I haven’t read any of Rothfuss’ work before, so I was a little concerned by the intro to this audiobook in which he warns that readers (listeners) may not enjoy it without the background of the two previous books.
In fact, I suspect that readers of Rothfuss’ previous books may not be the best audience for this one. As it turns out The Slow Regard of Silent Things is entirely enjoyable on its own – as long as the reader is open to a meditation rather than an adventure. Not much happens in this book; it is the story of what Auri does while getting ready for a visitor.
I’m not clear on what Auri is, exactly. She is described repeatedly as small, in fact she seems to be small enough to walk through plumbing passages, but she is also described as tall enough that a large dog comes chest high. Her most defining characteristic, however, could be described as a severe case of ADHD. She spends the entire time making her rounds to ensure that everything is right; in its place and happy. This causes her some considerable personal difficulty at times – at one point her blanket touches the floor and is so offended that she is forced to put it in a special place and sleep without it. Finding the right place to put an extremely large and heavy brass gear takes a considerable amount of time and effort.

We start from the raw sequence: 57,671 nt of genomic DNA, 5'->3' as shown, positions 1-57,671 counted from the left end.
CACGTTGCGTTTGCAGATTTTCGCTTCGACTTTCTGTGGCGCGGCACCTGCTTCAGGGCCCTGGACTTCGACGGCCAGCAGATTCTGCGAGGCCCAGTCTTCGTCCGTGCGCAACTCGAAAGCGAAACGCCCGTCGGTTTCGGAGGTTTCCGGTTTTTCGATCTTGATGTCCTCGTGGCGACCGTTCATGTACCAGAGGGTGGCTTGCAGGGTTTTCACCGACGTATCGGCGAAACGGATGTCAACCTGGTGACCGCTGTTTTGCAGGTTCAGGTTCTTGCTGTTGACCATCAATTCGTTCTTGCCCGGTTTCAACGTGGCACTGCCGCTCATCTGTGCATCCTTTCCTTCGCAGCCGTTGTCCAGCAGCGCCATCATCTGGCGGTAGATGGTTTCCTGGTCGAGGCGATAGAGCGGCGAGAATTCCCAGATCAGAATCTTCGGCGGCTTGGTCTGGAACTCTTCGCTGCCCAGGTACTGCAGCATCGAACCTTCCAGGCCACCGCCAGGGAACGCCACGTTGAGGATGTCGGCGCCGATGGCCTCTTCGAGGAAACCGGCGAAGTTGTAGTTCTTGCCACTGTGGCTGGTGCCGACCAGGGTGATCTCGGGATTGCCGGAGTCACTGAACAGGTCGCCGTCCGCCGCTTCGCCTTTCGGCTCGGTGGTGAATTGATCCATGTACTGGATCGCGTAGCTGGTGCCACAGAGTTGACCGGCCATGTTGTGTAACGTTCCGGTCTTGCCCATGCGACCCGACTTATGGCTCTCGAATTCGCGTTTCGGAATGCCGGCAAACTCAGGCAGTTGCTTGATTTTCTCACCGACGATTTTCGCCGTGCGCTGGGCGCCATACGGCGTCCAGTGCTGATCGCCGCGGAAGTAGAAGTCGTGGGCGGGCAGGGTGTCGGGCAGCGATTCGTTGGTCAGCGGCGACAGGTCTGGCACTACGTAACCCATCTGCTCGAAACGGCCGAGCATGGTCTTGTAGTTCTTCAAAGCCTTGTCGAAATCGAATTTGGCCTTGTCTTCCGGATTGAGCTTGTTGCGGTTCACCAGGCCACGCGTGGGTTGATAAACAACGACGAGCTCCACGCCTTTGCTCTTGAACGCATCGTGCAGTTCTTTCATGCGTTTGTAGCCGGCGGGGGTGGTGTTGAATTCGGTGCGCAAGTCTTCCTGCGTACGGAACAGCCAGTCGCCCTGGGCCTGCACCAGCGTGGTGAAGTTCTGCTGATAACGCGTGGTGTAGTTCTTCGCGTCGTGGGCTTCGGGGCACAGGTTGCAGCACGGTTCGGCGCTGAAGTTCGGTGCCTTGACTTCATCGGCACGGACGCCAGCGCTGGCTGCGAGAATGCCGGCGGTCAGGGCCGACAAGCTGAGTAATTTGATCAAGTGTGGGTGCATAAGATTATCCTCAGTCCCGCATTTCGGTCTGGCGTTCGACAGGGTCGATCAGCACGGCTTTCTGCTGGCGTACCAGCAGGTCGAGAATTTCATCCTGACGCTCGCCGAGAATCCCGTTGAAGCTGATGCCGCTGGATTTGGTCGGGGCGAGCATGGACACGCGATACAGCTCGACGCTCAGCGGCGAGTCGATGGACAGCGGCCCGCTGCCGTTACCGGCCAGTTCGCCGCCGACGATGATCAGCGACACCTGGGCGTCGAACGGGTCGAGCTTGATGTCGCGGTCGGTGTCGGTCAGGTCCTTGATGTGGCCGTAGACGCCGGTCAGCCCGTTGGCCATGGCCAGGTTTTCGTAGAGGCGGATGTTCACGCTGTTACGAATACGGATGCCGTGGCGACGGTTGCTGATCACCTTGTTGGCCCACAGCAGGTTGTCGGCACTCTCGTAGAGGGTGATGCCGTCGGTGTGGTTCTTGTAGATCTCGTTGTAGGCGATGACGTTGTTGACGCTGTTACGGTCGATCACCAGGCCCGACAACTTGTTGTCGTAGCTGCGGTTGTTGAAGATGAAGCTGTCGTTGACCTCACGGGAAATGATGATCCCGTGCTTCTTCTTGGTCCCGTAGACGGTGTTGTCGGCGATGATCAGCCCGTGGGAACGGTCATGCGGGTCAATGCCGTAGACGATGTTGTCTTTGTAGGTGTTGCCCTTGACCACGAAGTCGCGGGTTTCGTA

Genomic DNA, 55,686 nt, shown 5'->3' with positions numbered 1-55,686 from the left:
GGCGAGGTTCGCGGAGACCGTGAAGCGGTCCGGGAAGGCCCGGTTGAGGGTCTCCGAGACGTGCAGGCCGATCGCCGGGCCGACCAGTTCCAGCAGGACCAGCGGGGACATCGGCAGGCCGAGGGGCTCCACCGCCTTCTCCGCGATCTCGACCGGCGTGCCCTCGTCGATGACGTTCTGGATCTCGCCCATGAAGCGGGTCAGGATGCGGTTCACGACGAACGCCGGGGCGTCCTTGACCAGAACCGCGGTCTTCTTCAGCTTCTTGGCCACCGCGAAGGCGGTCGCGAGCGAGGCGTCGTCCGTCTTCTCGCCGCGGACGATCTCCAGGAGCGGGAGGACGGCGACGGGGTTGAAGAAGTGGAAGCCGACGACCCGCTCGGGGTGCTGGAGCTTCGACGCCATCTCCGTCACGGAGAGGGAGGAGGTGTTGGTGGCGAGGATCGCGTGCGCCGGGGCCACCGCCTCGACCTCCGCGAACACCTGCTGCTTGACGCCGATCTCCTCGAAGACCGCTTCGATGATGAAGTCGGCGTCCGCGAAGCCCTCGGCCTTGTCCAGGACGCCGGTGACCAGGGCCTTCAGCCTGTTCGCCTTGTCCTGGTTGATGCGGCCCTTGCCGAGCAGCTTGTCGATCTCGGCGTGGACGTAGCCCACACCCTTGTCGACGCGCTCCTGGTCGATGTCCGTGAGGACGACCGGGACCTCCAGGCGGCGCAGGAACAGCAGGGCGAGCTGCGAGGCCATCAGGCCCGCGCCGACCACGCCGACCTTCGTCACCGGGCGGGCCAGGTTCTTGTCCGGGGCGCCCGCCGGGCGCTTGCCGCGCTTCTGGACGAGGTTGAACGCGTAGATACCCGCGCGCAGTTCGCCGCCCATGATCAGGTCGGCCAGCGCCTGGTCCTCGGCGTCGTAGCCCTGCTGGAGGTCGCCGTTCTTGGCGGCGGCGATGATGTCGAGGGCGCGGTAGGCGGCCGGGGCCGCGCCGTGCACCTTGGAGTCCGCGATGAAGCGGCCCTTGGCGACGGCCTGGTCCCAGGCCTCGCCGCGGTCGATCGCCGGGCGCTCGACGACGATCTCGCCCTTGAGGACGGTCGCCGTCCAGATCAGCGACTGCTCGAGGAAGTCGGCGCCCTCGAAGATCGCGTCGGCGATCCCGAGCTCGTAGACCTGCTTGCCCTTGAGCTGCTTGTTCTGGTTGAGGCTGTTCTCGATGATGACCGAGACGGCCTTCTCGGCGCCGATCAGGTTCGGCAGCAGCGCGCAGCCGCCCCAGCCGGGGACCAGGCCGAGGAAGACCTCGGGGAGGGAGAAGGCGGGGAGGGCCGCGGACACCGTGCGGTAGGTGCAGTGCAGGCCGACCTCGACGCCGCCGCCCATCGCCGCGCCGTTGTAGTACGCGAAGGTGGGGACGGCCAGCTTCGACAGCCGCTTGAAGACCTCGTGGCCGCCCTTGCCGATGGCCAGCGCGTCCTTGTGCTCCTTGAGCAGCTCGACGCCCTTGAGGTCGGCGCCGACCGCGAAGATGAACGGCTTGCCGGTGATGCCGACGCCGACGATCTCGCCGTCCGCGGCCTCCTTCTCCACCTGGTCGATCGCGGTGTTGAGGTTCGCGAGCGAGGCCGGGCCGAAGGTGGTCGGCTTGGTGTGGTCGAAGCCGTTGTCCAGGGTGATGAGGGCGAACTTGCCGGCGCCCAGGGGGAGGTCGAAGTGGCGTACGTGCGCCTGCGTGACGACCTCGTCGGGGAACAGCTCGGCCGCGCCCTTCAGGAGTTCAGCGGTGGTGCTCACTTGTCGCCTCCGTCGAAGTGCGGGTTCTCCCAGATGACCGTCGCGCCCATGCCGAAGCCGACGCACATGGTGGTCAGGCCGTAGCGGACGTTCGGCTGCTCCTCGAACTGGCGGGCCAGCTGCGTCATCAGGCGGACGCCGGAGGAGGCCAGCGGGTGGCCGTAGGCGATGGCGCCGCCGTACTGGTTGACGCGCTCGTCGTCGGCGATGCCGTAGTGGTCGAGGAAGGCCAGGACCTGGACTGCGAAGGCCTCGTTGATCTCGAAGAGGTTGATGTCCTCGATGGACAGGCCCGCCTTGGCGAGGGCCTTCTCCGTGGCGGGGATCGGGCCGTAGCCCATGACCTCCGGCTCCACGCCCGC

What makes this all interesting is the sense that maybe she’s on to something. There is a certain sense that she understands something about the nature of reality that isn’t apparent to the rest of us. This is clearly important work and she’s doing not for herself, but to make the world a better place.